The unspoken truth of investing in real estate
The real estate market has been blown open by the pandemic, with little sign of slowing down in 2021. Climbing real estate prices in a recession are unique, and it impacts spending in other related industries.
We have often referred to this market shaking event as the “At-Home Revolution,” and have stressed these shifts in spending aren’t going to end with the pandemic. We will discuss how this should shift your asset allocation strategy, if at all.
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The pandemic has thrown seasonal demand out the window. Traditional market “hot-spots” have been passed over for new ground.
Traditionally, the homes near large cities by the coast see the most prominent price increases. However, in 2020 small metropolitan markets like Pittsburgh, Cleveland, and other city suburbs are seeing the biggest gains.
Millennials have been late to homeownership compared to previous generations. This has had far reaching effects, such as reduced spending around cars, the decline of suburbs, and even lower government revenues from real estate taxes.
Now, the pandemic has forced the hand of many millennials to buy, causing home prices to surge.
Record low mortgage rates accelerated home buying for many, as rates plummeted after Fed action. Price increases have already canceled out any benefit for consumers, and prices are still going up.
Normal seasonality in the housing market dictates sales are heaviest in the summer, when parents can get kids into the school system before the next year starts.
The rise in home prices never slowed down through this winter, and with summer approaching once again, it’s unlikely this trend will change. As this CNBC article highlights, prices rose by 8.4% across the nation year-over-year in October. This is the largest month to month move in over a decade.
As of the most recent data released by FRED, home prices rose by almost 10% from February 2020 to the end of the year.
With the “At-Home Revolution” in full swing, rising home prices and red-hot demand will be a feature of housing for many more months to come.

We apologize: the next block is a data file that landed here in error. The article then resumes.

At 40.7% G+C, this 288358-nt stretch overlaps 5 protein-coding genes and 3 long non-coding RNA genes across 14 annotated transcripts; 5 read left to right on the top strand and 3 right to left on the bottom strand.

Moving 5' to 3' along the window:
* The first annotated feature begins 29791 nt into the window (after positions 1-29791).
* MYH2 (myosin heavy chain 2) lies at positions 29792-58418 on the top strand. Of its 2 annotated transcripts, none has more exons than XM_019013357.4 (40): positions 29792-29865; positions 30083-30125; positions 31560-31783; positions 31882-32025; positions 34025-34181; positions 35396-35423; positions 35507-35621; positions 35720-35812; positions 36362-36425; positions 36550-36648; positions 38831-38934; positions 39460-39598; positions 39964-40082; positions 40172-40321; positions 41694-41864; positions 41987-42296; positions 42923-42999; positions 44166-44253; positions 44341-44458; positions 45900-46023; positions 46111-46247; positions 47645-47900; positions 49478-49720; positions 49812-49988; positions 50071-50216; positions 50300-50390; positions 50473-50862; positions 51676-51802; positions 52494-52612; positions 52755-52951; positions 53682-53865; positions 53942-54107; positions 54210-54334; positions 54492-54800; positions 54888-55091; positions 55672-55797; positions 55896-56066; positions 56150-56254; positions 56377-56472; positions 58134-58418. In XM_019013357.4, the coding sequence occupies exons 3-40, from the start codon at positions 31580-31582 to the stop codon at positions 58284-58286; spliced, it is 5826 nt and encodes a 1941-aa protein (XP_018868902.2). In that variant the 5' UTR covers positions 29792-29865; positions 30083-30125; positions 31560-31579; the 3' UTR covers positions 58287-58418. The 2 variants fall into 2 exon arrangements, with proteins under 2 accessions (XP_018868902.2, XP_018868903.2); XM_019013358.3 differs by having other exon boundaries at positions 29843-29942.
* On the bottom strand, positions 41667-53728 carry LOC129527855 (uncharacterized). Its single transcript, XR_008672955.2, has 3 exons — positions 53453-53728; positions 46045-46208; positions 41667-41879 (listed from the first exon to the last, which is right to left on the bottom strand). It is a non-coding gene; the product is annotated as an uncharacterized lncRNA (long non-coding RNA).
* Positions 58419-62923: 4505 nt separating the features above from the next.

Those who are looking to invest in real estate have a lot to think about today.
There is a booming market, and long-term tailwinds for the move away from cities to suburbs and rural areas. Folks are looking for more space, and remote working is increasingly accepted across large companies across America.
As the benefits of living in a city fade, some investors may be thinking a smart investment would be homes in areas that people would want to be buying in. However, the math doesn’t check out on buying real estate as an investment.
To clarify, we are not talking about buying the home your family will live in. This also doesn’t cover buying a vacation property now that folks can work remotely, nor an upgrade to a different part of the country.
Whether or not people should rent or buy a home they plan on living in or using regularly is a separate discussion and revolves around how long the home will be lived in, whether they want to make any changes, and more.
When we say buying a home as an investment, we are strictly referring to buying a home as a “passive” investment that the investor plans to rent out as a source of income.
Many bloggers and pundits love to talk to the benefits of passive home investment like it is a no-brainer, but the reality of managing such an investment is hard work. There is a real cost in time and money which makes “passive” real estate investing into more of a career.
The landlord needs to worry about finding and keeping high quality tenants who will not damage the property. They need to build a network of relationships with service providers who can repair the inevitable wear and tear on the house.
If an investor doesn’t want to spend a significant amount of time dealing with these headaches, they can hire a real estate manager, but this would eat directly into any rental income.
Even if an investor didn’t have to worry about any of these things, the economics simply don’t make sense.
As we mentioned, this was a banner year for home prices and demand. From February to December, home prices were up almost 10%! However, there was another truly passive investment up almost three times that amount, at 26% in the same period.
Just buying the S&P 500.
Even in one of the best times for home appreciation in the past twenty years, an investor who spent only a few minutes to buy into an S&P 500 index outperformed real estate.
This has applied historically as well. If an investor were to invest $100 into the U.S. housing market in 1900, they would have $189.57, adjusted for inflation. If that same investor had invested in the stock market, they would have $1,866.84… a return almost ten times higher.
Buying the S&P doesn’t concentrate risk like home ownership does, any active participation which eats into returns, or any market knowledge to get right.
Leverage doesn’t help home ownership’s case either. Even assuming 80% leverage on a home, the return would be around 45%, minus the cost to borrow.
Meanwhile, with just 1x margin on the S&P 500, the return would be a little less than 52%, with a lot less leverage than the same home investment. Again, this would come at a lot less effort, and a lot more diversification, as the investment would be spread across 500 well performing companies.
This is not to be anti-home ownership, or to say people should only be renting. Homeownership can be a rewarding endeavor for those looking to switch from renting to buying.
For investors looking at passive real estate as the place to park their money, it’s important to measure these options against the tried-and-true investment into the best companies in the world.
Joel Litman & Rob Spivey
Chief Investment Strategist &
Director of Research
at Valens Research